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The need for a fairer voting reform

By Callen Sorensen Karklis

Recently it occurred to me that I needed to update my enrolment details to vote, as I’ve just recently moved for study purposes close to my university. The recent Super Saturday by-elections throughout the country reminded me of the need to vote come next year’s upcoming federal election. As many of you may or may not be aware, Australia has compulsive voting meaning that if you’re enrolled and you don’t vote you risk a small fine.

Now most people who don’t vote either pay the fine and move on, but what if you wanted to vote and still couldn’t vote in your area because the AEC wouldn’t allow you to update your details? Many of you would be saying; “How does that make sense?” Well simply put, this is an everyday problem that some do find quite common, especially if your circumstances prevent you from being able to update your enrolment details.

When you update your enrolment you have to provide a copy of your driver’s license, but in other cases if you can’t provide a license you have to organise somebody who is on the electoral roll to step in for you to confirm your identity, much like a little kid getting their mum or dad to give them permission to go on a school excursion. This is despite the fact even if you have a form of ID like an adult proof of age card. Now some of us can get somebody we know to confirm our identity but what if you have a disability, or are homeless, or not exactly the social type? Or you work long shifts and don’t have the time to do this? Well these are situations what many people go through and a lot of the time it means less people rolling out to vote. Which brings me to my next question: is it time to change how we register to vote?

Queensland: a History of Voter Fraud

Queensland, under the reign of the Newman, brought about the rule for voters to bring their ID to vote much like it is in many states in the US, which has been brought forward by many Republicans. But QLD has had a long history of voter fraud and manipulation dating back to the 1940s.

It was in 1949 when the long-term Labor government of the era changed the voting system from a one person, one vote, one value system to one where the number of voters in each electorate according to their size and proximity from the state’s capital in Brisbane. At the time this gave an enormous advantage to the ALP which used to draw a great deal of strength from its rural voting blocs. But this didn’t last as the ALP fell apart and splintered nationwide during the 1950s cold war splits which cost Labor government in QLD in 1957.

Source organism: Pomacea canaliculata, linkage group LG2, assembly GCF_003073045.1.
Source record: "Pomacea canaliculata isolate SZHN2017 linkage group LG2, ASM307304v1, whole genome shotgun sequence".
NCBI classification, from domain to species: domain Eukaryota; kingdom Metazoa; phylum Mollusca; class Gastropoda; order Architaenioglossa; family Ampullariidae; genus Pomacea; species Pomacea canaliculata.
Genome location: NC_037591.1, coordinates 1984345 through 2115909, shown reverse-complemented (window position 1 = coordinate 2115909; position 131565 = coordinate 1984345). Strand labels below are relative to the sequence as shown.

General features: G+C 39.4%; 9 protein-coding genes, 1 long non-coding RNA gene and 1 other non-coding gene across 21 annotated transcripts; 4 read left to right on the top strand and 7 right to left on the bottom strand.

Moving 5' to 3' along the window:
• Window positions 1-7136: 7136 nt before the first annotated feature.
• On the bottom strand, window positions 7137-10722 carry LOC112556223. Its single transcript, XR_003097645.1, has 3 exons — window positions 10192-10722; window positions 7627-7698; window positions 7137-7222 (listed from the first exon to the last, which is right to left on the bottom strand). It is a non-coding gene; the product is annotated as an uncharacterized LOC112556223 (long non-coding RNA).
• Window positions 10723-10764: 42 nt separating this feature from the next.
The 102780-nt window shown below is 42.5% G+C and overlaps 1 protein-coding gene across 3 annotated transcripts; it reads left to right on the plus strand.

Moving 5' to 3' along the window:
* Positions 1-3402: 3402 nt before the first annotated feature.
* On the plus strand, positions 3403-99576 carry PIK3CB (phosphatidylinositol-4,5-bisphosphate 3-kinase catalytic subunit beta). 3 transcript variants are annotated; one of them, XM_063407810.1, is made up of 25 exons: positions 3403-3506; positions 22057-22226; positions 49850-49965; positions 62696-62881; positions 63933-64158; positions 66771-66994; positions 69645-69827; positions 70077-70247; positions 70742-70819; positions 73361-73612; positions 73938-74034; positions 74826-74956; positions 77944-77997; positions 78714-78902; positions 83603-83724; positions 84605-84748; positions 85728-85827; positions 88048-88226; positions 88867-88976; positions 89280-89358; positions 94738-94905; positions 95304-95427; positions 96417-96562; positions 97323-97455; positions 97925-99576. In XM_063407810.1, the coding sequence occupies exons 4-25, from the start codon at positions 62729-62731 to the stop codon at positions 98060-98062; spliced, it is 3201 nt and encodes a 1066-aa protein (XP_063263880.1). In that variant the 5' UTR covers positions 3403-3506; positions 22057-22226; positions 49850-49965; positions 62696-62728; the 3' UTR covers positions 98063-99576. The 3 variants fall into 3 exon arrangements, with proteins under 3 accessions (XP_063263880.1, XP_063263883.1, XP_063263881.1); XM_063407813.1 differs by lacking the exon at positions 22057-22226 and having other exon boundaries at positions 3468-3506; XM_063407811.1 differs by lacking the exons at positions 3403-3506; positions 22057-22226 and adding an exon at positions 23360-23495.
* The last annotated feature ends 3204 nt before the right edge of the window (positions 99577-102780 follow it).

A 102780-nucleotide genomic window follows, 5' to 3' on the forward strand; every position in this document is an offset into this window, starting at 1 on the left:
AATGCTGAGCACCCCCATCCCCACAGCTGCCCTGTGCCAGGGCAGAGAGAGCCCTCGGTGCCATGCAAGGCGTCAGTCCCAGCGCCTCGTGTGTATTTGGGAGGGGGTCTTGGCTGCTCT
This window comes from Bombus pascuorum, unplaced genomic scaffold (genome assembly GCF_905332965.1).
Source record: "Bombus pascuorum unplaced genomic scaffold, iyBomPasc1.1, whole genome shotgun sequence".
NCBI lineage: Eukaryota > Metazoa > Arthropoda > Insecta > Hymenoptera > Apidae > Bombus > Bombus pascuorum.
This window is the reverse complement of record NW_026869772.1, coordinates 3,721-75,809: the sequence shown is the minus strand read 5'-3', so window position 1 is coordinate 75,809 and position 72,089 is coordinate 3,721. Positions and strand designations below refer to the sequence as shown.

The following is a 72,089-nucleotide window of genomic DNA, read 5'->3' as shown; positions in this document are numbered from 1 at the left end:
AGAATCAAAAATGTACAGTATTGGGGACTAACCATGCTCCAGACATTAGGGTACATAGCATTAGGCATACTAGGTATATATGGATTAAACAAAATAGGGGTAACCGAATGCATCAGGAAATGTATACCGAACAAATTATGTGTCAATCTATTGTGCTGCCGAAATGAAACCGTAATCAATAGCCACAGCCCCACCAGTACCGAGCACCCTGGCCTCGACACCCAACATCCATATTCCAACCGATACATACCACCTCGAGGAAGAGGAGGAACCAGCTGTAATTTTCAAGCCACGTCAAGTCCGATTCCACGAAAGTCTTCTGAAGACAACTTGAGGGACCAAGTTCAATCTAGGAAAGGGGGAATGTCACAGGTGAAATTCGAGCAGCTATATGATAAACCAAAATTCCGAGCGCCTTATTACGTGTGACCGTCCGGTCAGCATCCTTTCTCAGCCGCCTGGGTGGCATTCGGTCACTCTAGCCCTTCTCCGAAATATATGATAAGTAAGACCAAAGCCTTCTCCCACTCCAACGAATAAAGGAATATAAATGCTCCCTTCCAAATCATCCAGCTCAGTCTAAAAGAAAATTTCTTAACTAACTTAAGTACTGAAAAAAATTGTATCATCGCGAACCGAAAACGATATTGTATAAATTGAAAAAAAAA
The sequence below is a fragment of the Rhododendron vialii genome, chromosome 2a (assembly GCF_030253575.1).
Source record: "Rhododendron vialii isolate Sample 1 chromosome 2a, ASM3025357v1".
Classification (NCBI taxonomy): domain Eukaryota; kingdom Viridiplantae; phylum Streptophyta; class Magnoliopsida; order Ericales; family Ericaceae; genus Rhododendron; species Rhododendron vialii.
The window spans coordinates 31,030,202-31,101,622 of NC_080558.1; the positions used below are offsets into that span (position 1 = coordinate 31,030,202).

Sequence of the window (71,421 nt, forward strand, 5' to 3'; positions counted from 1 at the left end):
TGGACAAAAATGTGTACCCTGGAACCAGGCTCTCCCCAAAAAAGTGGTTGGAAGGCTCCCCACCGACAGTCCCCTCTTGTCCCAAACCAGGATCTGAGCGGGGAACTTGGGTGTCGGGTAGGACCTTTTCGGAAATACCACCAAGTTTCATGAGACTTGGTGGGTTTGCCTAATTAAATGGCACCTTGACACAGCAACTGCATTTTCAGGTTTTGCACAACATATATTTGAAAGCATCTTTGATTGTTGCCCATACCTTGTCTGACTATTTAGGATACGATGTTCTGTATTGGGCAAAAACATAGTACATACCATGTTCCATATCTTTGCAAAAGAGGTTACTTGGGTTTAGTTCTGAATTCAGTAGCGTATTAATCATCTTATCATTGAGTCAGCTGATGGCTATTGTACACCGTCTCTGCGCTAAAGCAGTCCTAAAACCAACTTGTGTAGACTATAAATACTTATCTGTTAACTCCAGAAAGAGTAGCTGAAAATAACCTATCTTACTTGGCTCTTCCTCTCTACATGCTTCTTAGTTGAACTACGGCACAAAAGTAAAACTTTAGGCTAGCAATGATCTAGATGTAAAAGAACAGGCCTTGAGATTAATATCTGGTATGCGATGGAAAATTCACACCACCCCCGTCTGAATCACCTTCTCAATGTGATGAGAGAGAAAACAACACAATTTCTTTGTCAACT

The Country Party came to power however, and took these electoral changes to a whole new level under the guise of a gerrymandering system under Premier Frank Nicklin, but it was really his successor “Sir” Joh that took who took the gerrymander to the next level Regardless of the population of each electorate it was made so that rural seats had as much weight as metropolitan areas which greatly benefited the National party this kept Labor in the wilderness for 32 years.

Absolute power corrupts absolutely. Joh even changed the name of the Country Party to the National Party to diminish the Liberal Party’s metropolitan base which some argued cost the National power in the end, split the Coalition in QLD and even cost John Howard the chance of government in the 1980s against the then Federal Hawke Labor Government.

Joh Bjelke-Petersen, Premier of Queensland from 1968 to 1987. Photo from the Courier Mail

Things were further complicated by the Fitzgerald Inquires and vast array of police and political corruption found to be systemic in the QLD political structure in the late 1980s. It became evident that a change was needed to not only reform the political structure but how voting occurred in QLD as well. It wasn’t until the successful election of Wayne Goss that a fairer voting system was introduced were a comprise was met which allocated at least 40 seats in the parliament of 89 to Brisbane where a good portion of the state’s population was at the time.

Further reform needed?

After mostly 21 years of mostly Labor rule from the late 1980s to 2012, Campbell Newman commanded the first Liberal National majority since the Nationals held power in the 1980s. Reforms were quickly introduced for voters to prove identification to vote in future elections much like the Republicans do in the US. This did not last as Labor returned to power and relaxed such hard-line restrictions as it was harder for people to turn out to vote and enrol in 2015s QLD state election. That said, certain restrictions do still remain where people with 18 Plus Cards who may not drive must ensure somebody else on the electoral roll can prove their enrolment details in a paternal manner. Perhaps it’s time to reform this by allowing people with ID to prove their enrolments themselves.

Campbell Newman: LNP QLD Premier (2012 – 2015)

To enrol to vote contact the AEC.

Or contact your local MP if you think it’s unfair that people with ID who may not drive still need somebody else to confirm their enrolment, please find attached their contacts via the QLD Parliament website.

Callen is an active member of the Australian Fabians Society and is a Quandamooka Noonucle Indigenous person with a strong commitment to community. Callen has been in the ALP, worked in the retail, media, and market research sectors and is currently a student at Griffith University and works in IT. He also has a Diploma of Business.